The society also called on the government to underpin the policy with robust evidence, specifically: undertaking a like-for-like comparison with the Swedish model the RRR scheme is based on; a pilot to test the scheme and indicate uptake; an assessment of the impact of changes to the discount rate; and a study that guarantees consistent and reliable funding for reassessments.
In its response, which echoed many of the points made by APIL and the Law Society, London law firm Hodge Jones & Allen cautioned that the scheme might actually cost more than the current system.
It said one of the key assumptions underlying the scheme was that as the number of avoidable incidents fell, so in turn would costs – but evidence from Sweden did not support this.
“We are of the view that the introduction of this scheme has the potential to cost the Department of Health more in the long term. Those with weaker claims will go through the scheme in addition to those who have stronger claims who will litigate in order to achieve 100% compensation.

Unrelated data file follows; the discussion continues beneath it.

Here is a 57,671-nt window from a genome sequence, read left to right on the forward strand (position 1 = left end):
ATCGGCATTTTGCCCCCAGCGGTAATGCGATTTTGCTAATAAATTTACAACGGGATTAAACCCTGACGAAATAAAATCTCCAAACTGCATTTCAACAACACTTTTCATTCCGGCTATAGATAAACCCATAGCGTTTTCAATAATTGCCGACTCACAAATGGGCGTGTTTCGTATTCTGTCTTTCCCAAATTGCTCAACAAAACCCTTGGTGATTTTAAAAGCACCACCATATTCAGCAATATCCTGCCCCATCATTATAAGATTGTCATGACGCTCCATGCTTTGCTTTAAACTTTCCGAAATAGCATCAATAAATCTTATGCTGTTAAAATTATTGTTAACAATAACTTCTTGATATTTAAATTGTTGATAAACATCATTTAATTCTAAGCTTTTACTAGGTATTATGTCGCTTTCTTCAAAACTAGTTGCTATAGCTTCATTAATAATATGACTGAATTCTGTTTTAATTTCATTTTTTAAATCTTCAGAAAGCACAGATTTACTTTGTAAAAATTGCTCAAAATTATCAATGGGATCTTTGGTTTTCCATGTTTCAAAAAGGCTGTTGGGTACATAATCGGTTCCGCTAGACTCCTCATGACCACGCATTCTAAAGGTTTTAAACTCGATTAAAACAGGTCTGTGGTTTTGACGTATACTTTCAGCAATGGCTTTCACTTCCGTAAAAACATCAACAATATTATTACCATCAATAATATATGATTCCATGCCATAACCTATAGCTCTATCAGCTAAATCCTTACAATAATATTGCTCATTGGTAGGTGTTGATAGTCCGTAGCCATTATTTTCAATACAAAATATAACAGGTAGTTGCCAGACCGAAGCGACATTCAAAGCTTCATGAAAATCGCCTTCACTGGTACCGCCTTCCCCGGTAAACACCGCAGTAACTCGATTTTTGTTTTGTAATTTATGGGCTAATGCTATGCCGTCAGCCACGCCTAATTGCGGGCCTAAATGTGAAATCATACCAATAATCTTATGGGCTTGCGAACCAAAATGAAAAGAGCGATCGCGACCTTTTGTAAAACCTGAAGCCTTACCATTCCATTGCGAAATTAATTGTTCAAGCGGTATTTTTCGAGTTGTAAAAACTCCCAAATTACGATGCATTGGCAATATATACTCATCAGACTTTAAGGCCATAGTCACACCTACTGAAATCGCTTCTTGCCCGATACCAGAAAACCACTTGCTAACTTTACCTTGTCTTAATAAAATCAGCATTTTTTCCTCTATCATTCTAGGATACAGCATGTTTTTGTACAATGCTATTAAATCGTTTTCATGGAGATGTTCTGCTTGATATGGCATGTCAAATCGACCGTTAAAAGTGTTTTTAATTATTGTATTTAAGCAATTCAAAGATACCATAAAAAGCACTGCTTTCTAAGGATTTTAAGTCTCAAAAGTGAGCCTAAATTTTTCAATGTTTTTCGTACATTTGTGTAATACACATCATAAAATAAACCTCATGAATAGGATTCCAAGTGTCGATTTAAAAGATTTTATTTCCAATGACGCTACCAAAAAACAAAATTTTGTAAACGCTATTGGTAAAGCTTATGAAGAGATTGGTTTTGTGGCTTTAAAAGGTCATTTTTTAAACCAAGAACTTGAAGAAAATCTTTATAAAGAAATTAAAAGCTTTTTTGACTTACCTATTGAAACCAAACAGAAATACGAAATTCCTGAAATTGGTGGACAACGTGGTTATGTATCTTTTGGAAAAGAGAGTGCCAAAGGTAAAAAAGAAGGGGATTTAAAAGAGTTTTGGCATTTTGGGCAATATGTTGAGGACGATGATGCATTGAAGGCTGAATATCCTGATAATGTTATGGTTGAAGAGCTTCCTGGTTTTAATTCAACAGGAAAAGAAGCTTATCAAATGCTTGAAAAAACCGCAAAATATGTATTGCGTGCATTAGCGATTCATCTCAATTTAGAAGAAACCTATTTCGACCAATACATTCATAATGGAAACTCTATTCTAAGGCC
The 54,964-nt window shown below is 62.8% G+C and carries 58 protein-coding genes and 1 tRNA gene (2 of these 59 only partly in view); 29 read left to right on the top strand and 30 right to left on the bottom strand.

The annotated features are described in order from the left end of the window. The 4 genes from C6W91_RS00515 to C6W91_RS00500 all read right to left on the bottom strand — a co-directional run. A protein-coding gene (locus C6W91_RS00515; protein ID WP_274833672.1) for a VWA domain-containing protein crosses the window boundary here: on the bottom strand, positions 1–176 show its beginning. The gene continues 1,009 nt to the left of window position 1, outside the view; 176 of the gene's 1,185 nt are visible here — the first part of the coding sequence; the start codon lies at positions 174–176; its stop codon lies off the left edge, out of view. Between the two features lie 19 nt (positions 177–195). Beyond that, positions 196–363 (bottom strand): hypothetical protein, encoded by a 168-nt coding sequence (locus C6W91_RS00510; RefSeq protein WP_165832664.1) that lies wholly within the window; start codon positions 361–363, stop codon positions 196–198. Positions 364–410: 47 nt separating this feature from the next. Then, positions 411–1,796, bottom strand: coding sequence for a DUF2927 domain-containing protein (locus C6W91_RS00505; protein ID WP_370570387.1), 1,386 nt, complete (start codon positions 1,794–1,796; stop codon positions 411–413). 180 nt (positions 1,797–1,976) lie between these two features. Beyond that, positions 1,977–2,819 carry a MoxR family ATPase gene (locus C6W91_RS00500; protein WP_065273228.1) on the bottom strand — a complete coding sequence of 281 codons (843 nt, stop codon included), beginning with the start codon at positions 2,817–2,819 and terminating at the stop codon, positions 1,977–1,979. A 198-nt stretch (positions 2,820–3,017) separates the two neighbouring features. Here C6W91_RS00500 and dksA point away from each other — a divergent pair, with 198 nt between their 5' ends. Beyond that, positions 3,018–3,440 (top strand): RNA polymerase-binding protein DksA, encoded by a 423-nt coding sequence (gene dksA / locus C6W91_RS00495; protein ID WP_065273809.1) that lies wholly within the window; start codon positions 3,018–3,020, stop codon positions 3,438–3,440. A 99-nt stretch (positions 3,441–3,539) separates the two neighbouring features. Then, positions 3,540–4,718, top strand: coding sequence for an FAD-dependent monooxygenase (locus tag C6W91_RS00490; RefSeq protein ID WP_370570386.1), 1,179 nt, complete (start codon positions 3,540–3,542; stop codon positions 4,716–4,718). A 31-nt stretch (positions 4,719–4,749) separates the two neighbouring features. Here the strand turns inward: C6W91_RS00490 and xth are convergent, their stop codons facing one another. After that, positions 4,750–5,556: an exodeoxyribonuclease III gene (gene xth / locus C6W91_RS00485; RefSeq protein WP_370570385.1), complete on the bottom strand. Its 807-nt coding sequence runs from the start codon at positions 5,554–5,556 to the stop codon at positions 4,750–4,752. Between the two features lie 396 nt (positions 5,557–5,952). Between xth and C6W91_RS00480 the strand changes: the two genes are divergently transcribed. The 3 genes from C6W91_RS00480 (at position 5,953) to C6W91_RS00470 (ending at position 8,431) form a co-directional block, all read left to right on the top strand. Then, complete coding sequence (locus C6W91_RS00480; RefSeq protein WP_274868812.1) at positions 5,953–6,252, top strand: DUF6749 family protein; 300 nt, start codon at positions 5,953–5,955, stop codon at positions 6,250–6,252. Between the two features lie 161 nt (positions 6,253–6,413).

“There will be increased costs from providing compensation greater than the universal state offer to an increased number of people, and savings from fees on reduced litigation are likely to be eclipsed by the cost of administering the scheme.”
The firm welcomed the notion of early upfront payments but said would need to be far higher than the suggested figure of £50-£100,000 to help families deal with the child’s immediate needs, such as putting a care regime in place, purchasing equipment, and arranging suitable housing.
Agata Usewicz, head of medical negligence at Hodge Jones & Allen, said: “We support any initiative that makes it easier for families to receive the support and compensation they need, and there are positive features in what the Department of Health has proposed.
“However, it requires a lot more thought if it is to deliver its laudable aims, never forgetting that there must be no erosion of access to justice for these families. Independent legal advice should be available to the families from the outset and throughout the process.
“It is vital that any scheme is first piloted, and a full impact assessment undertaken, to assess the impact of any reduction in harm, and the extent of any costs savings.”